Comparing the Distribution of Hail in Model Output to High-Resolution Hail Observations

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Thursday, 6 February 2014
Hall C3 (The Georgia World Congress Center )
Jennifer M. Laflin, NOAA/NWS, Pleasant Hill, MO; and S. F. Blair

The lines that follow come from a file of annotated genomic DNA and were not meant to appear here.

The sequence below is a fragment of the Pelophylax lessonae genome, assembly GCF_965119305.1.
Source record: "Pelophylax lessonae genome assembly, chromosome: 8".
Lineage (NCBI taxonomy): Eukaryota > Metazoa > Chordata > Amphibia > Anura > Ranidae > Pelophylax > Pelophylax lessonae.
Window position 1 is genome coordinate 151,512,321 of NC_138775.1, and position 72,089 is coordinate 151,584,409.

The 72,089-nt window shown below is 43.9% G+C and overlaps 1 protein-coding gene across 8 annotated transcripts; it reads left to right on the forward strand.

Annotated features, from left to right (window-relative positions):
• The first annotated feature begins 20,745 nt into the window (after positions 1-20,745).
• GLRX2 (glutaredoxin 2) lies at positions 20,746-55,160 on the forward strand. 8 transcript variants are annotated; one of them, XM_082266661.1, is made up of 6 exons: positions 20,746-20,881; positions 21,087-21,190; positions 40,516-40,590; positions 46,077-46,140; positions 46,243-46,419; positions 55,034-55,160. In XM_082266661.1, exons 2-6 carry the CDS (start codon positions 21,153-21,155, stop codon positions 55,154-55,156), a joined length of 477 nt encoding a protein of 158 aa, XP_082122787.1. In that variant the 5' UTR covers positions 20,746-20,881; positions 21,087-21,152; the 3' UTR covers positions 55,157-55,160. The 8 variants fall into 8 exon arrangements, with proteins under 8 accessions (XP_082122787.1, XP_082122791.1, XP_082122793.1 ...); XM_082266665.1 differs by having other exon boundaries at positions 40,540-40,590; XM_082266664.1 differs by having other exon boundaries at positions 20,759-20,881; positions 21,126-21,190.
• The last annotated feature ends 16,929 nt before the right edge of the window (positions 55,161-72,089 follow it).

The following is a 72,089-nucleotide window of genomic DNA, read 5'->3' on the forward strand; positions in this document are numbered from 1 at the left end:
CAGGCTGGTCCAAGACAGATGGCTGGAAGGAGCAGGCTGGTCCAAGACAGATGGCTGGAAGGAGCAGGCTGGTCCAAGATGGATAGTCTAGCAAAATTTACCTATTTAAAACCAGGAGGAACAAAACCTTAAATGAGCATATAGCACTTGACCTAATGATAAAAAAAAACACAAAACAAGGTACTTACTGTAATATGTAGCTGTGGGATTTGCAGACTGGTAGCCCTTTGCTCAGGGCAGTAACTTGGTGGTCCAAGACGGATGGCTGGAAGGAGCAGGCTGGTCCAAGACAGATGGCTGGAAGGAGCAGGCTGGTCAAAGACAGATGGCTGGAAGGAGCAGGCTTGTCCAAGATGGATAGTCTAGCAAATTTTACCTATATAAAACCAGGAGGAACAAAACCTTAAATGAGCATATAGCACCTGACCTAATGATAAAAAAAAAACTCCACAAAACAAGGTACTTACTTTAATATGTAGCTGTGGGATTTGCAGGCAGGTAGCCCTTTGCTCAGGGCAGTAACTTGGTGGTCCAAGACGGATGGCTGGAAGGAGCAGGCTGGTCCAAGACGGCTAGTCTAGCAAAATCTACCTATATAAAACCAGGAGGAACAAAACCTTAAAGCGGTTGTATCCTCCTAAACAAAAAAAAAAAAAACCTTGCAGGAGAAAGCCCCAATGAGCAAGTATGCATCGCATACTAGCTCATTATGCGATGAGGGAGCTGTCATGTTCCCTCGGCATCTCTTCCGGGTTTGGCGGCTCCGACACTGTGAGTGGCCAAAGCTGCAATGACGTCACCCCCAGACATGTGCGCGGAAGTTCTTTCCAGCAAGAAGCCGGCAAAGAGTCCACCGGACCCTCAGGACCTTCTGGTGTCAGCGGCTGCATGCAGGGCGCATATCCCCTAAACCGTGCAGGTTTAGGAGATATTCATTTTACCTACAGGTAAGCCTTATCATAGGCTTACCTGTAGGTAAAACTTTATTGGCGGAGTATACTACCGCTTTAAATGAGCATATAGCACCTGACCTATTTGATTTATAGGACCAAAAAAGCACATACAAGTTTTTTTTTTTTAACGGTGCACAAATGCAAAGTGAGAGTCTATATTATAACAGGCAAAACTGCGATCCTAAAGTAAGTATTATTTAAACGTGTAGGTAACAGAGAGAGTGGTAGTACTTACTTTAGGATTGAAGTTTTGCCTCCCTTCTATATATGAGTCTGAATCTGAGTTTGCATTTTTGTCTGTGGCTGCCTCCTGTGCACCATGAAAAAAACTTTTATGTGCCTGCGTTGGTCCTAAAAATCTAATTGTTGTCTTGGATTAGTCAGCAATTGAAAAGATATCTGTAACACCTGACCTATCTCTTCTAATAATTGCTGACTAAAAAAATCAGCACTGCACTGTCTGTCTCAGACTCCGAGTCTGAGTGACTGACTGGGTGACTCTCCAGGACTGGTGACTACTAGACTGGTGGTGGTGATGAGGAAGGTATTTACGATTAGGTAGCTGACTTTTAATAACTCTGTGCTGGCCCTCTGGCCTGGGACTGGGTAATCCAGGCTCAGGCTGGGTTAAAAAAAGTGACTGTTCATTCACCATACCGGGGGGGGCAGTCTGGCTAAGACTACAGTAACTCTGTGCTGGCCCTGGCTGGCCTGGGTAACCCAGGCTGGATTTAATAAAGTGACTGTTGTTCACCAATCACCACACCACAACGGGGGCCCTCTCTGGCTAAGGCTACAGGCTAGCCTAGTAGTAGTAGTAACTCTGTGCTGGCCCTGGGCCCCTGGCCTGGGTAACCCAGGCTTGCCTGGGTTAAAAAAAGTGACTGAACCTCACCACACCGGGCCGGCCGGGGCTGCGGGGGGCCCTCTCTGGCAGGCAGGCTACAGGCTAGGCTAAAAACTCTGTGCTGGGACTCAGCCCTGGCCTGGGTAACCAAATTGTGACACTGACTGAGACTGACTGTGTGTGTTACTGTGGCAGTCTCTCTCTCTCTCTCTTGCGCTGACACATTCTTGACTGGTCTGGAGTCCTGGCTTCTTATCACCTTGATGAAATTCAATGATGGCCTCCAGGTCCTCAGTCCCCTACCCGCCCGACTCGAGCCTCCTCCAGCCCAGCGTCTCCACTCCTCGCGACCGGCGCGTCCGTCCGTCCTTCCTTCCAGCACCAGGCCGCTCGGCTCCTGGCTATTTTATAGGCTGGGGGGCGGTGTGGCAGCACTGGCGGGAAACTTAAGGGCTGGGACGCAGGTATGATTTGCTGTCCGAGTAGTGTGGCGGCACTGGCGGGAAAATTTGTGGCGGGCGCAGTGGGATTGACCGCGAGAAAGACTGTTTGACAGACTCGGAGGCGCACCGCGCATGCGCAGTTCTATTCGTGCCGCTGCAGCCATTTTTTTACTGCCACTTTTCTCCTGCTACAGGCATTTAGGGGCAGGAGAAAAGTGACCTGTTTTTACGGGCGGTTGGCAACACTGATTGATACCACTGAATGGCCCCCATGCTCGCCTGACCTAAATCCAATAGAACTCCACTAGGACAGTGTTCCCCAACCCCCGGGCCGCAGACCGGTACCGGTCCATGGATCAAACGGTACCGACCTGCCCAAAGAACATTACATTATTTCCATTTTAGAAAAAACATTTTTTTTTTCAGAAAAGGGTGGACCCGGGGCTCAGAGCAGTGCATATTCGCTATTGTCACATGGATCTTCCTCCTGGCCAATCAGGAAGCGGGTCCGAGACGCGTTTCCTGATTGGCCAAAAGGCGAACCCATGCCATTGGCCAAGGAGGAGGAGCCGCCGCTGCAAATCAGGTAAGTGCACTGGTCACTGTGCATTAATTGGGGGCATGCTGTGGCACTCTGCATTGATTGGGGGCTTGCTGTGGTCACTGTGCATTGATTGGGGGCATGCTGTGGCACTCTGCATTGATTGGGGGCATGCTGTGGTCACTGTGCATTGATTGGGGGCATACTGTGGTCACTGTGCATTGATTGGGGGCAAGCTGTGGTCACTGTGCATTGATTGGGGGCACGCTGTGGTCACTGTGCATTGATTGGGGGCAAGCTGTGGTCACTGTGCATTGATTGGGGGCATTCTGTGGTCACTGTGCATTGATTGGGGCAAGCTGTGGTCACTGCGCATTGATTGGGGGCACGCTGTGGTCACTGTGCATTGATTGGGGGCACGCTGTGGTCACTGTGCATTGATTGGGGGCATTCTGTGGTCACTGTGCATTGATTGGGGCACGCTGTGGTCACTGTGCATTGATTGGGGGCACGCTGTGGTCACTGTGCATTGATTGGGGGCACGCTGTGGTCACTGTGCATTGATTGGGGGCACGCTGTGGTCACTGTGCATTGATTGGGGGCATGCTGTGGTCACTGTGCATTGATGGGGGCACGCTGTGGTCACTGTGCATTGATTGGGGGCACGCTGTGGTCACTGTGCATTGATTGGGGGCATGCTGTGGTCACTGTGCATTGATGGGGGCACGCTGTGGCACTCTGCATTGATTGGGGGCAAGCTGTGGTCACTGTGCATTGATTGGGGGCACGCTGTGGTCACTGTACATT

Recent advances in near-term convective storm-scale numerical weather prediction have led to a significant interest in lengthening warning lead time through warn-on-forecast (WoF), with the goal of creating probabilistic guidance for tornadoes, hail, wind, and flash flooding. A number of studies have focused primarily on the predictability of supercell structure and tornado-like vortices; however, to accurately forecast all hazards associated with severe thunderstorms, the ability of storm-scale numerical models to represent (and forecast) these hazards will also need to be addressed. More specifically, to judge the feasibility of WoF for severe hail (diameter ≥ 2.54 cm), it will be necessary to compare the distribution of hail-related model fields to high-quality, detailed hail datasets that are not generally available in Storm Data due to inherent spatial and temporal limitations. This study compares a set of storm-scale model simulations using WRF-DART to the approximately 300 unique hail reports collected by the field project HailSTONE for the giant-hail producing supercell near Gotebo, Oklahoma on 23 May 2011. The representativeness of vertically integrated graupel and simulated radar reflectivity of hail in these simulations will be discussed, as will the necessity of using observational data with a similar resolution to the data produced by high-resolution convection-allowing models for experimental WoF verification.